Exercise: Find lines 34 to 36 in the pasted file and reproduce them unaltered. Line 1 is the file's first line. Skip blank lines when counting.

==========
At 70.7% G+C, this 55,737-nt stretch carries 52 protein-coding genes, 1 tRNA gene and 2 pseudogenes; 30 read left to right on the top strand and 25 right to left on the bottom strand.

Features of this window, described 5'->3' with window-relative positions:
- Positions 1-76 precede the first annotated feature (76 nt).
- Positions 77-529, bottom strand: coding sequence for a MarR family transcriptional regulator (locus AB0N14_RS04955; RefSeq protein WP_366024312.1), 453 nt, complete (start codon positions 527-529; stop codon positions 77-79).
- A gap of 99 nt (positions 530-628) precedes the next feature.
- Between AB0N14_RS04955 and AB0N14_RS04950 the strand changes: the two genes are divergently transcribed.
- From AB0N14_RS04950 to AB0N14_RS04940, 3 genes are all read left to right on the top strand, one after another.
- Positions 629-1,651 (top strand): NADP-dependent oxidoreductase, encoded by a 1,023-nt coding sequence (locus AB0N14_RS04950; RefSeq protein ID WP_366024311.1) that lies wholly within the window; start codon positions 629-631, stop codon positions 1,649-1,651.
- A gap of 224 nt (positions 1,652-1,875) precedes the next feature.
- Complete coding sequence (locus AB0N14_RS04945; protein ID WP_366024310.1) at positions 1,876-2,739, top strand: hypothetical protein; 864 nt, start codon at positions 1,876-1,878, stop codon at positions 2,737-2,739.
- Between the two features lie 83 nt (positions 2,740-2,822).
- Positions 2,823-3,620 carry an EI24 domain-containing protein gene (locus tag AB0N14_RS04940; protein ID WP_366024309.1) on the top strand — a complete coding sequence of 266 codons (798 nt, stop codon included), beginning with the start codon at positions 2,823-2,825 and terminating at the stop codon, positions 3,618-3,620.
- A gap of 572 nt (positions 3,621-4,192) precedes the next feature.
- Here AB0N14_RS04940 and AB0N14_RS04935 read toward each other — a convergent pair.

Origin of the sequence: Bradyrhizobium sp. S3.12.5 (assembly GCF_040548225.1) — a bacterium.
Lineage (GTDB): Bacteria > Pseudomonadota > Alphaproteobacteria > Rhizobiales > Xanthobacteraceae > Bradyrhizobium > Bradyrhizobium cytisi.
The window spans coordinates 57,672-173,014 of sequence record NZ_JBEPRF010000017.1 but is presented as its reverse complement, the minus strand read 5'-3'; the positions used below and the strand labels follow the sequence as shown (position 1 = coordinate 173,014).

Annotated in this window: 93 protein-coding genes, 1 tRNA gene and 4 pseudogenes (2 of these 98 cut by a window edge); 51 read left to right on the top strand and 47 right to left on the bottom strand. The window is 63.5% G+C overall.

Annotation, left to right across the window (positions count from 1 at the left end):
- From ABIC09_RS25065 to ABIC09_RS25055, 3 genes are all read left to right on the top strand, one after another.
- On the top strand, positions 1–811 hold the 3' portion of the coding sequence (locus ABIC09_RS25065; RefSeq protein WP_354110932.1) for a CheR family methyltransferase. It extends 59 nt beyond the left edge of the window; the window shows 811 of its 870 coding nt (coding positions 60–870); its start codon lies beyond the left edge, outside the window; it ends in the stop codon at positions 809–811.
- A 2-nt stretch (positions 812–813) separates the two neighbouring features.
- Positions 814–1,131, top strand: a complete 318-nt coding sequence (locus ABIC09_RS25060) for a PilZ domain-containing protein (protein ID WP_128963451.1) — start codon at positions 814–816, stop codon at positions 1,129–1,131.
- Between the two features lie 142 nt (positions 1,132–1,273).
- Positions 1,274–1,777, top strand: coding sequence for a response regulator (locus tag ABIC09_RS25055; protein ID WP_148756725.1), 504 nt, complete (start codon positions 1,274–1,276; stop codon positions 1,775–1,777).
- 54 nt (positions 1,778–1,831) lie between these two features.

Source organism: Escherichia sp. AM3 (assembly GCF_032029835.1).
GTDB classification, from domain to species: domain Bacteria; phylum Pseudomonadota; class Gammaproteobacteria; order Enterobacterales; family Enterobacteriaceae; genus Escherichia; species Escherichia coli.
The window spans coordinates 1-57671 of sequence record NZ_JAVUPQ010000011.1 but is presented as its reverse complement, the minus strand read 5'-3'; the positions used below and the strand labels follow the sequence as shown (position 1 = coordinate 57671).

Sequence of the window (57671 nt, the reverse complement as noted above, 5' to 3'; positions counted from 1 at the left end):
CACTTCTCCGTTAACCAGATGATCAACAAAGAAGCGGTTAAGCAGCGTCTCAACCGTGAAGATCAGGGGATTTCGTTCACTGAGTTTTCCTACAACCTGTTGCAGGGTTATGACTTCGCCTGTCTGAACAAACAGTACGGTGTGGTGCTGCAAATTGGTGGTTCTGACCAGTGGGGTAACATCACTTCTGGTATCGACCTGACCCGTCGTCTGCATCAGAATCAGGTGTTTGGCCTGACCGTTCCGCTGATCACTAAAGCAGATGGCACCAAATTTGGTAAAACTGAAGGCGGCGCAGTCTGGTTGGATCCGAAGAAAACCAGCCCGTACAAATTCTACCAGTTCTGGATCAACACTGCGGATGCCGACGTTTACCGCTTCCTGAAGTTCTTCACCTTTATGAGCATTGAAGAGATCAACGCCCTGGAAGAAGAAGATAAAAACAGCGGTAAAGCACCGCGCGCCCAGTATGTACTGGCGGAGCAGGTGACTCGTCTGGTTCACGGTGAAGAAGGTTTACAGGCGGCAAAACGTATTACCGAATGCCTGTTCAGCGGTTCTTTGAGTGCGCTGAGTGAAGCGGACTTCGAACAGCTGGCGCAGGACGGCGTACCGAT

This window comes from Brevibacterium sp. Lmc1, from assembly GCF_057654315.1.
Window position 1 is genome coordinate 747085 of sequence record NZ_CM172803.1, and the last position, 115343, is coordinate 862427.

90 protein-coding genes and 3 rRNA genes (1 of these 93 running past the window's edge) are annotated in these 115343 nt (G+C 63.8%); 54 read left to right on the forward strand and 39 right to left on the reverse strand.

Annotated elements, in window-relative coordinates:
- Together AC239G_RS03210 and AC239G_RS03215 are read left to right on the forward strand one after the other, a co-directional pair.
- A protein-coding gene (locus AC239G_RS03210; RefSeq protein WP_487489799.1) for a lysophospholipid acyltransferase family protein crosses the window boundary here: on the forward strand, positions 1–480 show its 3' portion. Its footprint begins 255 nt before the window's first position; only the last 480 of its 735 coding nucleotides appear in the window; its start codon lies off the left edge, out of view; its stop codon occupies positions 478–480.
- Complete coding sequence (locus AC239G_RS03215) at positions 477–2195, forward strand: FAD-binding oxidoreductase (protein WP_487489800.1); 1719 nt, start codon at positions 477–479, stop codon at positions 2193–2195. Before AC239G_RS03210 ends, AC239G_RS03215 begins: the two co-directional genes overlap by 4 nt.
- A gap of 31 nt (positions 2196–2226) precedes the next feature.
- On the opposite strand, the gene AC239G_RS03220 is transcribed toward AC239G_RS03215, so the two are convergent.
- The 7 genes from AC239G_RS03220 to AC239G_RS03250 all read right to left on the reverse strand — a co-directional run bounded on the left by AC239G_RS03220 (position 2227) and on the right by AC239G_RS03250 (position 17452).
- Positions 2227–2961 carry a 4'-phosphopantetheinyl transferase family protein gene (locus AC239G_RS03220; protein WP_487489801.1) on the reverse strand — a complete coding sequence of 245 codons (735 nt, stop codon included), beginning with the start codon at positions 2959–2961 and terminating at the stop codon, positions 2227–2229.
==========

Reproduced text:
90 protein-coding genes and 3 rRNA genes (1 of these 93 running past the window's edge) are annotated in these 115343 nt (G+C 63.8%); 54 read left to right on the forward strand and 39 right to left on the reverse strand.

Annotated elements, in window-relative coordinates:
- Together AC239G_RS03210 and AC239G_RS03215 are read left to right on the forward strand one after the other, a co-directional pair.